Roses Are Blue

As Leaders, we all know the importance of compromise in our professional and personal lives.

Without it, things fall apart quickly. With it, opportunity improves and progress is made albeit sometimes slowly with challenges along the way.

However, your ego can get in the way along with personal feelings. Susan knows this first hand.

As a C-level executive, she has seen a lot and been through even more. At a recent conference she shared with me one of the reasons she beat the odds and rose to the top – not only as a woman but as a mother, wife and dedicated employee.

“Many managers around me were working towards the same goals as I was; climbing the corporate ladder. Leadership was in our blood. Most of them didn’t succeed. Time after time I would sit and watch as good people around me self-destructed, gave up or moved on. It wasn’t confidence or lack of ability that slowed them down or ended their careers; it was their desire to compromise.”

She explained, “People respect compromise Scott. They also appreciate it especially if you’re on different sides of an issue. They hate and I mean HATE those who are inflexible. Communication is so very important.”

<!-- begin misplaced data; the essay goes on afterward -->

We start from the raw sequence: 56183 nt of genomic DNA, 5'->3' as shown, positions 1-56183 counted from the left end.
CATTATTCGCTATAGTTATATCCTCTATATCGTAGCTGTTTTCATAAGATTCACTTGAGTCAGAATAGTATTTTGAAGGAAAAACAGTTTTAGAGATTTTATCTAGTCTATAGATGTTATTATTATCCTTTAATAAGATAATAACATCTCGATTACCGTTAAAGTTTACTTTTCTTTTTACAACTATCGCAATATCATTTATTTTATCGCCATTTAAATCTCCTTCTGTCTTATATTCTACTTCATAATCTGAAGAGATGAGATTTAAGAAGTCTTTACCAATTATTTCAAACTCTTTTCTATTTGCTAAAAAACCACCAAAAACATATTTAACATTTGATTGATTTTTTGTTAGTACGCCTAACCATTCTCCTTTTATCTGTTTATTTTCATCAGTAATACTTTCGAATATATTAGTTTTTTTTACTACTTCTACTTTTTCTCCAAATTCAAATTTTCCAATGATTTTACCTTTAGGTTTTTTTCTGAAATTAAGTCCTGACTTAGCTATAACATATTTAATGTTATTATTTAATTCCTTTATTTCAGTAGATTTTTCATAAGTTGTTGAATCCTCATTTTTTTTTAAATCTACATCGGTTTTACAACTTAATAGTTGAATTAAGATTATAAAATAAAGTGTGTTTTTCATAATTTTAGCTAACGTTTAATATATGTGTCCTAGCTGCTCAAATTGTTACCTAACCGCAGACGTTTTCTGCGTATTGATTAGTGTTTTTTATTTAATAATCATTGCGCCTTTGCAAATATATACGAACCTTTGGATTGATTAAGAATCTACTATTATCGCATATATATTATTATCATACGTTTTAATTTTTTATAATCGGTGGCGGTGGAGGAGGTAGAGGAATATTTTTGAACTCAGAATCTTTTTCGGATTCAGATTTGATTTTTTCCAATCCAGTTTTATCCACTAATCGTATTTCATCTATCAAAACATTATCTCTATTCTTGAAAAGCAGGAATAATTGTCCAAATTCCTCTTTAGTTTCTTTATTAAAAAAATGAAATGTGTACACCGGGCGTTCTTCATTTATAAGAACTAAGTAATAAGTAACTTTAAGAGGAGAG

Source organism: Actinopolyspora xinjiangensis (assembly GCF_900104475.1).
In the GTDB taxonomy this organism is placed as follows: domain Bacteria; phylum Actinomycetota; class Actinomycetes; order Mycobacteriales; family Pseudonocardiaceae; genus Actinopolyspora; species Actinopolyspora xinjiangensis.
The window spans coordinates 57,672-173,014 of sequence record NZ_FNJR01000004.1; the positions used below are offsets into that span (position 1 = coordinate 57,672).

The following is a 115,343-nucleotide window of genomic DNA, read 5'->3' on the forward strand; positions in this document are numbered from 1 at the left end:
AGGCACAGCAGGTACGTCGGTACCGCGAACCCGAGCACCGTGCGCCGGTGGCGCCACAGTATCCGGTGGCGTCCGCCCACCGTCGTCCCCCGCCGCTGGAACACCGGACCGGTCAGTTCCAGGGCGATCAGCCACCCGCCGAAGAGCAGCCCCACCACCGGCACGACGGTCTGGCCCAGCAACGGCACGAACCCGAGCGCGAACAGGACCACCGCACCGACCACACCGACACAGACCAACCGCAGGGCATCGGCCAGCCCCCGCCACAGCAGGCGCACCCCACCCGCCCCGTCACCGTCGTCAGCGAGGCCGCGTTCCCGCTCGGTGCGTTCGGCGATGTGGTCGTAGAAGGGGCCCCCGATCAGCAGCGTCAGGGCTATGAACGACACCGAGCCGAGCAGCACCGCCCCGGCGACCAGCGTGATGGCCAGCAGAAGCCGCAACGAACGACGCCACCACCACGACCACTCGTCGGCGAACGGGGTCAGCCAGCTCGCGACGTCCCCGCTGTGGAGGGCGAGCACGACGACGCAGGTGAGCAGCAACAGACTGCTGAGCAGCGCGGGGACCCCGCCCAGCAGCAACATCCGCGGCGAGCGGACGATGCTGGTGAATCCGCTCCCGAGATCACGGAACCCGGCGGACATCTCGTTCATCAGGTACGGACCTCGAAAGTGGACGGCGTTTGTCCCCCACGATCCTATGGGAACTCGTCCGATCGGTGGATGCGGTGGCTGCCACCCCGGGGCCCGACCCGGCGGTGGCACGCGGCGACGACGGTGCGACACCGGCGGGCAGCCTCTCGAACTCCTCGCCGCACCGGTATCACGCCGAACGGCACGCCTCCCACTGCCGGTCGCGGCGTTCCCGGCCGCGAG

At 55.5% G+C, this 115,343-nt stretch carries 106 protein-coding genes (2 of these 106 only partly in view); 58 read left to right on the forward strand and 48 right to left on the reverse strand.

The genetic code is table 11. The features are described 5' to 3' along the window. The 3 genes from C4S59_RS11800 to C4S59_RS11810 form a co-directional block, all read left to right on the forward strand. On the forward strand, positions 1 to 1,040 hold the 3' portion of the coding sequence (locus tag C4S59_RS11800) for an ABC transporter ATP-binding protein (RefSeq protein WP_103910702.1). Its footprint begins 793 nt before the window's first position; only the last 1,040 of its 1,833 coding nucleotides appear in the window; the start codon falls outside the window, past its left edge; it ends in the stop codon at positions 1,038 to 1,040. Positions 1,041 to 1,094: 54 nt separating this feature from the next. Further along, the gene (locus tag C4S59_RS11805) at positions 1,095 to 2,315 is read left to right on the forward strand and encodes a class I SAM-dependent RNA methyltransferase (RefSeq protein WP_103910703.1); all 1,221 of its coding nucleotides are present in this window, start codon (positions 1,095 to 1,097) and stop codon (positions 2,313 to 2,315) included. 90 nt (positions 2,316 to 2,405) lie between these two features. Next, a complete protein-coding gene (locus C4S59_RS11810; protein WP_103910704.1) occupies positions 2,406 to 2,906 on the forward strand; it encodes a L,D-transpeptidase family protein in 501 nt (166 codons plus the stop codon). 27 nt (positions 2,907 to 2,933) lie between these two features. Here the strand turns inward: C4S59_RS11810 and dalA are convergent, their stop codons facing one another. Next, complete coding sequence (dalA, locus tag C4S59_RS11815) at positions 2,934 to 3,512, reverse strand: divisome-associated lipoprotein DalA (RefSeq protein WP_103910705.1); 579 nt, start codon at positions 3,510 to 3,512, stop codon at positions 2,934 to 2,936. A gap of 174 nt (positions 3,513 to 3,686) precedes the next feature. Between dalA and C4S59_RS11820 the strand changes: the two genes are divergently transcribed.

“This is nothing new,” I replied. “Compromise has lead to many great accomplishments for thousands of years. What’s the key to reaching compromise and avoiding an impasse?”

“Well, it begins with repeating the other person(s) goals, demands, and desires back to them in a succinct manner,” Susan continued. “The key is making sure that each side understands what is at stake as well as the position of the each party involved. People who are not flexible lose in the long run. Those who can grit it out with less emotion and more productive dialogue win!”

“What does it matter the color of a rose? Red, yellow, pink. We can dye them to fit any occasion-even blue. Compromise allows conversations to move forward. Solutions are often reached and both sides can feel a sense of victory. Without this, you end up at an impasse,” she explained.

“That can cause ill will, lack of progress and a decrease in overall productivity and efficiency. No one needs that!” she concluded.

What are your challenges at work? Do you look for compromise and lead well or do you say it’s my way or the highway?

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